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Speaker: Confidential information: the legal rights and wrongs

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  • Felix Geiringer,

    Jordan Williams was a lawyer. When did he hand in his practising certificate? Was it before or after he is alleged to have conspired to blackmail someone? The book suggests that Mr Williams did a number of other things that I would have thought ought to be of concern to the NZLS if he was still a lawyer when he did them - or if he ever wants to become a lawyer again.

    And then there is this:
    https://www.lawsociety.org.nz/for-the-community/search-register-of-lawyers/lawyer-details?pi=MTY0Mzc=

    New Zealand • Since Aug 2014 • 15 posts Report Reply

  • Bart Janssen, in reply to Keir Leslie,

    but some professions are bound by their codes of conduct as tightly as any law,

    From memory there are actually only two remaining professional societies, as they were originally created. They were given special rights from the Crown to adjudicate their own membership. Providing they met certain standards they would be exempt form some legal processes and instead discipline their own members and administer their members right to practice their profession.

    The legal profession and the medical profession are the two remaining.

    The common usage of the term indicates some sort of educational standard but grants no special legal rights. Hence real estate professional can be anything but in their behaviour with no real consequence, by contrast, legal and medical professionals really do have standards they must meet or they cannot practice.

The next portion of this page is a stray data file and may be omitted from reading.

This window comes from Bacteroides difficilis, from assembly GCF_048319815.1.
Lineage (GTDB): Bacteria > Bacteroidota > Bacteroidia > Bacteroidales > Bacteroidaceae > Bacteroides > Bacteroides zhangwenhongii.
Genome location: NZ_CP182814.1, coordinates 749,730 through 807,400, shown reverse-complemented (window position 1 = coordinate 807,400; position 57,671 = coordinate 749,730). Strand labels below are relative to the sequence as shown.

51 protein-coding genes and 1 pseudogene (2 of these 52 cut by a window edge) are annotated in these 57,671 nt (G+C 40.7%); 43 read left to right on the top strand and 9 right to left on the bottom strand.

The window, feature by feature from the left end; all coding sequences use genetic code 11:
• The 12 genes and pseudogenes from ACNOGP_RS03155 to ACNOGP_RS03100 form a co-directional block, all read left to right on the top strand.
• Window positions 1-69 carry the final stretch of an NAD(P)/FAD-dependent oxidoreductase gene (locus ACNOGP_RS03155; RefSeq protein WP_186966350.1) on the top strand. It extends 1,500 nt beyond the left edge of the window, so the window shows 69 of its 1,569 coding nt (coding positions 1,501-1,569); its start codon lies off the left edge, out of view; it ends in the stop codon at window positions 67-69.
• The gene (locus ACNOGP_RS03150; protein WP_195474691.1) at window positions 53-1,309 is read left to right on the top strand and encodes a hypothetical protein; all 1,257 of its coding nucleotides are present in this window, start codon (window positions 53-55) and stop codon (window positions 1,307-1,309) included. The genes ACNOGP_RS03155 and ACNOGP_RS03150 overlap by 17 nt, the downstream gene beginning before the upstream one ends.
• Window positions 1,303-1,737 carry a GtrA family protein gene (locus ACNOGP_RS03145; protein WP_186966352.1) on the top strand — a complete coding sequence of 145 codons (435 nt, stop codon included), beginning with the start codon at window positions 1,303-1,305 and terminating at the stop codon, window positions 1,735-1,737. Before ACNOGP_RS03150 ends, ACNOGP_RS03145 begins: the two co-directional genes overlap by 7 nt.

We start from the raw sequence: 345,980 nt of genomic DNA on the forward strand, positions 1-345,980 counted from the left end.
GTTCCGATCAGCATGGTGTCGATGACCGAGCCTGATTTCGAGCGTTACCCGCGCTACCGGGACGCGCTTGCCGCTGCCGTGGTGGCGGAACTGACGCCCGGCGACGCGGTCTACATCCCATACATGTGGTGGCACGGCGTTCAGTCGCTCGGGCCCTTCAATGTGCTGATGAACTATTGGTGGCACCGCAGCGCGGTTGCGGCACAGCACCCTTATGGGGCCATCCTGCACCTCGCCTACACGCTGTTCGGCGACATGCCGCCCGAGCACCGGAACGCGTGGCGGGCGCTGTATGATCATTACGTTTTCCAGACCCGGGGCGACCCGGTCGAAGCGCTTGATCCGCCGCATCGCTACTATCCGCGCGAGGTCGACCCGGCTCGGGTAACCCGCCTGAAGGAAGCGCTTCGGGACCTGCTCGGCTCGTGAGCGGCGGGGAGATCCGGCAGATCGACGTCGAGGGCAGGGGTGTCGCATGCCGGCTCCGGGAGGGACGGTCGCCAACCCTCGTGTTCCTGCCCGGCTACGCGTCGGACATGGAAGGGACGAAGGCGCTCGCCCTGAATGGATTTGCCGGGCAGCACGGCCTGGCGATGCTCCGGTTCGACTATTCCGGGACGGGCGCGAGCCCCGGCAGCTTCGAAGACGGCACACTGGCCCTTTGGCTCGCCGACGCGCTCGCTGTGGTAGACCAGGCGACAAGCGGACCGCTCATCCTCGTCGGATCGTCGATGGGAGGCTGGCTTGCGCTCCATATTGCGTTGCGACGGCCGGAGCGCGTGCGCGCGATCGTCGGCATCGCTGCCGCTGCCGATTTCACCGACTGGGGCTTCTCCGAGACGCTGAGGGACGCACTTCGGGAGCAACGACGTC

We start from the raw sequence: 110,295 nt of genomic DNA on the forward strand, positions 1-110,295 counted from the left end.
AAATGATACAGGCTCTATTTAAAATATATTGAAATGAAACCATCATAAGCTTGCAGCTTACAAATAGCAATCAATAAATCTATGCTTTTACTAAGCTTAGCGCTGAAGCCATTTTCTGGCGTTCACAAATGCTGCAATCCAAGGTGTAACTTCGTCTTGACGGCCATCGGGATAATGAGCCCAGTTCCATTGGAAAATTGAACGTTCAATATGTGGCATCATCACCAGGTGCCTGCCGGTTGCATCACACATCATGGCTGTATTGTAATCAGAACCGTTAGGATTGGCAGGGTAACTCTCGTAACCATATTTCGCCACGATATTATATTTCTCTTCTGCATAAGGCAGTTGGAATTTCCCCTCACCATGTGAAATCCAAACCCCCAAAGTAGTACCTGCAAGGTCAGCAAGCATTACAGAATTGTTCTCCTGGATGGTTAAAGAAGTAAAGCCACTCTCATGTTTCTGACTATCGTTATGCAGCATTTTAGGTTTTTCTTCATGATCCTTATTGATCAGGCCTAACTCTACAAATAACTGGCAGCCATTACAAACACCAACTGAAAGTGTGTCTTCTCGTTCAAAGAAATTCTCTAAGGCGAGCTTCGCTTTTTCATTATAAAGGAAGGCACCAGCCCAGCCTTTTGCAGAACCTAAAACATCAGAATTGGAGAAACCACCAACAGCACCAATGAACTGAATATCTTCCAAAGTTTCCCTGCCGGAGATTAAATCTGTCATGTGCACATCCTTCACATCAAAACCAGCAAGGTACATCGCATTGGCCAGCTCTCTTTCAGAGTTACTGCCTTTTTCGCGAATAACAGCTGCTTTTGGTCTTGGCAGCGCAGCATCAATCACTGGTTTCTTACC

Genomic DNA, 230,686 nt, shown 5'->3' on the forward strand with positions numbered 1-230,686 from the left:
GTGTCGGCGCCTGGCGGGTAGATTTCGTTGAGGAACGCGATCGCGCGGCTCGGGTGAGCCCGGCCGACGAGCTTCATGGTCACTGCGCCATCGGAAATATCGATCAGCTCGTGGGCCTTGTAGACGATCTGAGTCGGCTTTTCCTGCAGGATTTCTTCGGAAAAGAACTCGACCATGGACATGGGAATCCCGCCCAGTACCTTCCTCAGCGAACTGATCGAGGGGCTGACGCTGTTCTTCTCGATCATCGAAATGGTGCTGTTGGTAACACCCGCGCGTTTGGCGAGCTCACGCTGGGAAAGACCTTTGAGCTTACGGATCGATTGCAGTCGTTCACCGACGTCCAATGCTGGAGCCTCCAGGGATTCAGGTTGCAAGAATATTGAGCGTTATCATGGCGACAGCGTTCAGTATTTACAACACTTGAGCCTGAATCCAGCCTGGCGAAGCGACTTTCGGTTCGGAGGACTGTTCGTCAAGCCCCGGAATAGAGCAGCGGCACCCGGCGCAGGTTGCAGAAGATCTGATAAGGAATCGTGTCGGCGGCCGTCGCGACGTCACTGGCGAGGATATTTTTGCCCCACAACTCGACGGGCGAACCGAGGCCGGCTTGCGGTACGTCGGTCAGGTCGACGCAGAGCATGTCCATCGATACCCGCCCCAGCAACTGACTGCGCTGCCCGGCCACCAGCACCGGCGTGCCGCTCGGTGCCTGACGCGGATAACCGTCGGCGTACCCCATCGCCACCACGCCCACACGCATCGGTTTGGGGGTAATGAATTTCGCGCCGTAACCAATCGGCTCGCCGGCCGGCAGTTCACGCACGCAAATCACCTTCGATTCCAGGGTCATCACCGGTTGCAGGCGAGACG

Auckland • Since Nov 2006 • 4451 posts Report Reply

  • Matthew Poole, in reply to Bart Janssen,

    real estate professional can be anything but in their behaviour with no real consequence

    You're speaking, I presume, of their behaviour other than as it relates to their practice of their profession? Because the consequences for misbehaviour in the carrying on of their profession very definitely extend to losing their licence; and look at what doctors get away with professionally without loss of licence before you suggest that it's only real estate professionals that are only notionally at risk of such punishment.

    Auckland • Since Mar 2007 • 4097 posts Report Reply

  • pneumeric,

    It strikes me that maybe section 249 of the crimes act is possibly relevant to this incident if 252 is not.

    249Accessing computer system for dishonest purpose
    (1)Every one is liable to imprisonment for a term not exceeding 7 years who, directly or indirectly, accesses any computer system and thereby, dishonestly or by deception, and without claim of right,—
    (a)obtains any property, privilege, service, pecuniary advantage, benefit, or valuable consideration; or
    (b)causes loss to any other person.
    (2)Every one is liable to imprisonment for a term not exceeding 5 years who, directly or indirectly, accesses any computer system with intent, dishonestly or by deception, and without claim of right,—
    (a)to obtain any property, privilege, service, pecuniary advantage, benefit, or valuable consideration; or
    (b)to cause loss to any other person.
    (3)In this section, deception has the same meaning as in section 240(2).

    Wellington • Since Jul 2010 • 8 posts Report Reply

  • Steve-F,

    @pneumeric
    249(2)Every one is liable to imprisonment for a term not exceeding 5 years who, directly or indirectly, accesses any computer system with intent, dishonestly or by deception, and without claim of right,—

    If all else fails one can take a page out of the Waihopai Ploughshares book and pursue a claim of right defence……Should work given what I have read in the book. He need not be afraid of a follow u,p civil suit. That has ended up on the scrap heap and it was funded by the government.

    Since Aug 2014 • 1 posts Report Reply

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